The advent of blockchain technology has disrupted so many aspects of daily life. None of them has been quite as transformative as its effect on the financial industry.
Where before people only had a few options for investment such as the stock market or property, there are now many different cryptocurrencies that all have different functions.
The biggest player is of course Bitcoin, but there are many smaller coins that are very attractive to investors.
The blockchain has still not reached its potential, so the upside is still very high. Of course, nothing is cut and dry so it may not be the best place to try to invest.
In this article, we will go over some of the things you should know so you can decide whether to invest in crypto or the stock market.
How strong are crypto coins?
If you had invested in cryptocurrency like Ethereum or Bitcoin in early 2017 and sold the coins by the end of the year, you would have answered incredibly strong.
Now, if you had invested late in 2017 and held onto them into early 2018, then your perception would be decidedly more pessimistic.
2017 saw gains of up to 100 times for certain coins. If you had invested a couple of thousand in January, you could have cashed out in December and bought a house with your gains.
Then everything crashed. Early 2018 saw almost all of those gains wiped out in a matter of days. If it were the stock market, we would be looking at worse than Depression levels for the same kind of crash.
How safe is the stock market?
The stock market is usually a much safer place to invest over crypto. There are ups and downs, of course, but there are red flags that show themselves before a downturn in most cases.
In fact, this is what makes it very attractive to invest in the market. These ups and downs are what allow people to beat the market if they time their investments right. Buy low, sell high is the mantra.
The stock market has been heating up the last five or more years bringing gains to pre 2008 crash levels. Will it crash again soon? There are signs pointing towards a crunch soon. There is no way to be certain, but it seems like if you want to invest, then waiting a bit might be the right way to play your cards.
The stock and crypto disconnect
One of the most attractive aspects of crypto is that it is not tied to the stock market. What that means is if there are signs that the stock market is overheating and may burn out soon, that doesn’t mean crypto will as well.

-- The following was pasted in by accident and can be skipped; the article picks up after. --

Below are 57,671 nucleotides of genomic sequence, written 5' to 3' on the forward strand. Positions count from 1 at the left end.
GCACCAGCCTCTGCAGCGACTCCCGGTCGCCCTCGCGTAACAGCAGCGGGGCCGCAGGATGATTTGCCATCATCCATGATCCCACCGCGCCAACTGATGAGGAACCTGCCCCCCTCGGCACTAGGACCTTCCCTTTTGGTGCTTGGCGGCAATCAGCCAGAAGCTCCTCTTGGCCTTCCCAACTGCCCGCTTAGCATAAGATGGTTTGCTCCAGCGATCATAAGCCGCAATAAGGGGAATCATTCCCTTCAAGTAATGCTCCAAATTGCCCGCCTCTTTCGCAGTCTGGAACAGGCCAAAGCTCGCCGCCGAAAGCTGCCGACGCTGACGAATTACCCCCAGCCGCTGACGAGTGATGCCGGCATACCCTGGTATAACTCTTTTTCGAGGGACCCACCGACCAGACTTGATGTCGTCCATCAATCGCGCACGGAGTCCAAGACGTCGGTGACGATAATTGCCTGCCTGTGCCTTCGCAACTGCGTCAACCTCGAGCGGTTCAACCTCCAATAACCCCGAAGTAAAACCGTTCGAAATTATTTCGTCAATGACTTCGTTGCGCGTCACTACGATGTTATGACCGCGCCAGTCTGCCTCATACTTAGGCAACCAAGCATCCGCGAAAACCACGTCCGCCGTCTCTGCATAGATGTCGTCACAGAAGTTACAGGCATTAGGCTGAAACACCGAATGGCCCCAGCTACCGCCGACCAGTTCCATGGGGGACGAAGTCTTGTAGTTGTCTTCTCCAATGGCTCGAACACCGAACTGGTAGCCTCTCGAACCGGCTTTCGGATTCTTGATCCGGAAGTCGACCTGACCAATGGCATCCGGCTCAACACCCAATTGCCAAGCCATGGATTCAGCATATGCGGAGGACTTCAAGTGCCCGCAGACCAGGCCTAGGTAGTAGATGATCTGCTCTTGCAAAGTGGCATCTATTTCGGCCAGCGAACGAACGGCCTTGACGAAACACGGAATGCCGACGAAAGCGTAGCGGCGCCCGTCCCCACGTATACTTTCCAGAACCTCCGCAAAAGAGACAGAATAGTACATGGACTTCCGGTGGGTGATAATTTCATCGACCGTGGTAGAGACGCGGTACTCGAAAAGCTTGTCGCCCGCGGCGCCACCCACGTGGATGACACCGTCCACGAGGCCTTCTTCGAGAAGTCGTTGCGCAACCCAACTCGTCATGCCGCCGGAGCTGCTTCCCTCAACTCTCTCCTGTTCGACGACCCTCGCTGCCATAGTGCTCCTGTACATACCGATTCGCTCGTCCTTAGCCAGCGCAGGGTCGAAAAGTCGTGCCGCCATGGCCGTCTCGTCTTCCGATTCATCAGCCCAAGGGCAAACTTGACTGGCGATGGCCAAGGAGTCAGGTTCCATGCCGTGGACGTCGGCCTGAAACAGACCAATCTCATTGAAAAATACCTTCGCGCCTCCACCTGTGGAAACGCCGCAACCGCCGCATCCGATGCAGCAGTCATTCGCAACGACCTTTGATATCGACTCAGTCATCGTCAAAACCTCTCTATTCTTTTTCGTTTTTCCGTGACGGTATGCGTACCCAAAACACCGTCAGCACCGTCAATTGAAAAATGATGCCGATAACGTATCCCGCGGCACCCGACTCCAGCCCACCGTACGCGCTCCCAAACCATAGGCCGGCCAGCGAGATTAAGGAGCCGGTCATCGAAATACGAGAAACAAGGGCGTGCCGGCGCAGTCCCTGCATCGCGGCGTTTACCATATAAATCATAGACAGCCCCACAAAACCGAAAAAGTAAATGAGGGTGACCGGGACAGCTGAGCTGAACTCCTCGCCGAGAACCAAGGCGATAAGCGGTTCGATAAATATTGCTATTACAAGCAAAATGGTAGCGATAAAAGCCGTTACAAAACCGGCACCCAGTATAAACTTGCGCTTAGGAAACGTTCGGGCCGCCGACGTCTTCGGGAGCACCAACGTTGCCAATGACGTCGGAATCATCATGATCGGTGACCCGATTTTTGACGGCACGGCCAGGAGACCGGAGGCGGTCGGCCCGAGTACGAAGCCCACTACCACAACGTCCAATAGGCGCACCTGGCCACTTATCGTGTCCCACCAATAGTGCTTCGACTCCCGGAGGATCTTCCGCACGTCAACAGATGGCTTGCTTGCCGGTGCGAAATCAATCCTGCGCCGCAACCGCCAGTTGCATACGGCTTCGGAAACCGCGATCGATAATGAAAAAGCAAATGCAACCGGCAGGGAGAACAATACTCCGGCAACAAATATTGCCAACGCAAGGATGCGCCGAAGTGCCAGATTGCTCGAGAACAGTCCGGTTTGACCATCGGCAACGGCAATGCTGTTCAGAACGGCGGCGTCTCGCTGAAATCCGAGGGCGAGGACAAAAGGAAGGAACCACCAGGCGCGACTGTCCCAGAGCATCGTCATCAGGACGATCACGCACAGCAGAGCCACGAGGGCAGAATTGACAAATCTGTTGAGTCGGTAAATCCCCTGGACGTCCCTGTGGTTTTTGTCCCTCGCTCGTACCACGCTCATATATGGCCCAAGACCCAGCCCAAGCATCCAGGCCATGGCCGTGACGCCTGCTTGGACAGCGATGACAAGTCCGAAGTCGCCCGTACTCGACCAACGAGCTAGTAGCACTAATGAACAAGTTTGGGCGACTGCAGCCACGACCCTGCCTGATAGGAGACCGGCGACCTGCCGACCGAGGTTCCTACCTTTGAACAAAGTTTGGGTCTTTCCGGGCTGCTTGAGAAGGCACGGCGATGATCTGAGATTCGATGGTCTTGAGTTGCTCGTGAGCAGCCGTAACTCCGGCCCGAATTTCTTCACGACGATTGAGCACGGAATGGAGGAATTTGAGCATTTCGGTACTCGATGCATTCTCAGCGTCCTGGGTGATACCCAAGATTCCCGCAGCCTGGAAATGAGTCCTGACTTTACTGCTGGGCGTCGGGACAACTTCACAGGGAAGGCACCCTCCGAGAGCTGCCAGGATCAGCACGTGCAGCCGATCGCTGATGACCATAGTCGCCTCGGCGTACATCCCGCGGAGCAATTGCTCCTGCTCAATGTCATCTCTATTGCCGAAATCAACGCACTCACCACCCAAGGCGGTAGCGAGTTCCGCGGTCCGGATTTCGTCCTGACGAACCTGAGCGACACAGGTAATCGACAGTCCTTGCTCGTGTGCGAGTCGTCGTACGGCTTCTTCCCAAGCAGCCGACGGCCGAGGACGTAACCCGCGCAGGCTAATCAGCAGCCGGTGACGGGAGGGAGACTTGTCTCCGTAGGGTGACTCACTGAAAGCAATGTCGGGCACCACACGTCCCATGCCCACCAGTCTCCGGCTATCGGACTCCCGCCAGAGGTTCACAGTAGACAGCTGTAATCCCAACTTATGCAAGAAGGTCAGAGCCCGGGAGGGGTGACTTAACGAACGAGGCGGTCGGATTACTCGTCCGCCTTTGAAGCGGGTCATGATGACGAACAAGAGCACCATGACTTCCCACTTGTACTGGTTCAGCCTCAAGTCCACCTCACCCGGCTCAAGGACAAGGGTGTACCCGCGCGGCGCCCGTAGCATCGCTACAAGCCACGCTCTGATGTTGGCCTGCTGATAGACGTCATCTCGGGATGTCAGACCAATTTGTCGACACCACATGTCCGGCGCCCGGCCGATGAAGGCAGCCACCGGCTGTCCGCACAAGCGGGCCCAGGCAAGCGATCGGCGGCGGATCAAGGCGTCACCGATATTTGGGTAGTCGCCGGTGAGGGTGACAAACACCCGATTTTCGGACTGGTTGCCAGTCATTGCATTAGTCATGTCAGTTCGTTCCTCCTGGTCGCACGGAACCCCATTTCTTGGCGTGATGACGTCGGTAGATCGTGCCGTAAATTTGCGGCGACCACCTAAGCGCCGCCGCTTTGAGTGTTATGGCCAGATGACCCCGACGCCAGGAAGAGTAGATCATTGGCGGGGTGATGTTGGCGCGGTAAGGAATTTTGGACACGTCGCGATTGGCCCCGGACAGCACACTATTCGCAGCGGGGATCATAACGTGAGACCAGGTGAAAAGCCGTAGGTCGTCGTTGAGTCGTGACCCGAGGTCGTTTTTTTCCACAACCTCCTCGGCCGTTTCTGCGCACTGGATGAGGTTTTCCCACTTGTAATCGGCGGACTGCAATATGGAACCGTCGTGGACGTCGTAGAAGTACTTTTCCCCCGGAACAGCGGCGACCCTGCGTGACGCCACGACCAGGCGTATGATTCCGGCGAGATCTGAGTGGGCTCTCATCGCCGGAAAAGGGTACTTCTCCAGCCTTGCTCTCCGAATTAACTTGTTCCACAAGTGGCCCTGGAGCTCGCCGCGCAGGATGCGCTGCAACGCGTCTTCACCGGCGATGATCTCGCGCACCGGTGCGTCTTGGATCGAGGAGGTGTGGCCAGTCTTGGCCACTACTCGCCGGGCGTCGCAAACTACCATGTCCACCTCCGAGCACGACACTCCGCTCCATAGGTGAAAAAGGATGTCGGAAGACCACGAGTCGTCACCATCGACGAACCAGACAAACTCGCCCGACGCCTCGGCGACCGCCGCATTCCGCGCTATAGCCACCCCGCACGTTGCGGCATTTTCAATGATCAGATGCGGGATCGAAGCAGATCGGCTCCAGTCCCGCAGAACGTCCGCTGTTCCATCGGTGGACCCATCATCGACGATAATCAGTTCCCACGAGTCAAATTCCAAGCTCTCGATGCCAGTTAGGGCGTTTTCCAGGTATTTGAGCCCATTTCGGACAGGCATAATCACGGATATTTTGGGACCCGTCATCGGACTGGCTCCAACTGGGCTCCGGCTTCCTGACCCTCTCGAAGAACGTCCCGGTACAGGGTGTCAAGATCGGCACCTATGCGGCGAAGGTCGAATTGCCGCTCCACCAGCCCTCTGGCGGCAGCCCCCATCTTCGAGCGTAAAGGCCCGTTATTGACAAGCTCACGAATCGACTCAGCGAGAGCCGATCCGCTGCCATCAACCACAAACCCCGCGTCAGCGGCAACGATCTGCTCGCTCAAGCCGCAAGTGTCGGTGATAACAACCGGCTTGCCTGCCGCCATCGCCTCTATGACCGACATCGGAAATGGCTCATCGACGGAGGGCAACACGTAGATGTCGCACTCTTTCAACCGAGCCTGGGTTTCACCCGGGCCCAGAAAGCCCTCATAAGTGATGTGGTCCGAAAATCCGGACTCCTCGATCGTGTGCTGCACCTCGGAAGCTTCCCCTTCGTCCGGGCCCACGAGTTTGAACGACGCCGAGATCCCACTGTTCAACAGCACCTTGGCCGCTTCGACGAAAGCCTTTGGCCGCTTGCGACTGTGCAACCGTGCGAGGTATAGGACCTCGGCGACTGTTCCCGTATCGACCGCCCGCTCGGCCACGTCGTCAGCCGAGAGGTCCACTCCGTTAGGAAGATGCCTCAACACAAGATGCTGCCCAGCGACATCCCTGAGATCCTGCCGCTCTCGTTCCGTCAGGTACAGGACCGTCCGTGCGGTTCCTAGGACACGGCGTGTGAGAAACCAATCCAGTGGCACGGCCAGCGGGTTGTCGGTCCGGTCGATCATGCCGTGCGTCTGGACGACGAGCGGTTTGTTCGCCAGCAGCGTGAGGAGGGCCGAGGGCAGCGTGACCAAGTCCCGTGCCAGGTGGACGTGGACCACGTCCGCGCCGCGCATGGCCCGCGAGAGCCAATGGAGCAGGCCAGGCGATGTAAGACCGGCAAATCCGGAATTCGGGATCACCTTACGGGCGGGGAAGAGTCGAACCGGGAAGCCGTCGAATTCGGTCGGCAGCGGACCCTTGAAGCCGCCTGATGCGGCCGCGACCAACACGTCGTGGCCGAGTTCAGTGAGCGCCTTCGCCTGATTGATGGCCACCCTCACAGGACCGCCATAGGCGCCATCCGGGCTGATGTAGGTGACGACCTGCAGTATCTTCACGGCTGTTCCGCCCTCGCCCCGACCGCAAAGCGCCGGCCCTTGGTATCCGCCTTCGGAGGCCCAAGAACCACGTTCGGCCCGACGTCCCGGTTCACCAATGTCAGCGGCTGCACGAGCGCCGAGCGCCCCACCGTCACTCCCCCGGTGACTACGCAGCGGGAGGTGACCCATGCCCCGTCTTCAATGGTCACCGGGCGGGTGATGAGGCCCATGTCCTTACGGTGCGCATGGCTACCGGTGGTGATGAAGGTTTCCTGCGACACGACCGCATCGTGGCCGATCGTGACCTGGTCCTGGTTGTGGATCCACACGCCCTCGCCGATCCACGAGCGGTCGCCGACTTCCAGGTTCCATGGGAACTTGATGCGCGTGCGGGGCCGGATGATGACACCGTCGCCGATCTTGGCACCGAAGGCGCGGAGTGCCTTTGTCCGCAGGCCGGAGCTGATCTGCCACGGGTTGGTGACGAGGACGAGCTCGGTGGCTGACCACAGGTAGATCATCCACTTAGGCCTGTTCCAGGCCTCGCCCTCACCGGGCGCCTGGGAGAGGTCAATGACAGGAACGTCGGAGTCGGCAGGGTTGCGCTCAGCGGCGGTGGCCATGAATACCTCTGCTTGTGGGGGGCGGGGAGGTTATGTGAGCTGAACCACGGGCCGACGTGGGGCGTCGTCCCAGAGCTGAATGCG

You may see some clouds on the stock market horizon and decide to hold off before buying. In the meantime, crypto might be seeing some strong gains making it an attractive place to park your money while you wait for the stock market correction.
Some of the factors that go into the strength of the currencies is the technology itself. Many coins are basically ways to raise capital for building out the blockchain infrastructure.
For instance, there are coins used to pay for an Internet of Things type of blockchain. In this case, the blockchain is designed to help trucking companies efficiently ship goods. This makes the investment attractive as technology advances as the coin associated with it gains value. That has nothing to do with any speculation that goes on with the stock market.
In other words, you may find a technology that you like and decide to invest in its own coin because you see the potential in how it works. That is opposed to speculating just because you think the coin is at its lowest point and will grow because other coins are also growing.
Crypto vs gold
Gold was long touted as an alternative to investing in a volatile stock market. A safe way to park money with a great upside. Well, gold has lost 30% of its value since 2012.
Meanwhile, Bitcoin has surpassed the price of an ounce of gold for the first time ever. What does this mean? It can mean just about anything, but one thing is for sure. It represents a significant shift away from traditional investing.
Any investment is a risk. There is no avoiding that. The best advice is to find the right amount of risk for your tastes and proceed accordingly. There is no crystal ball, after all.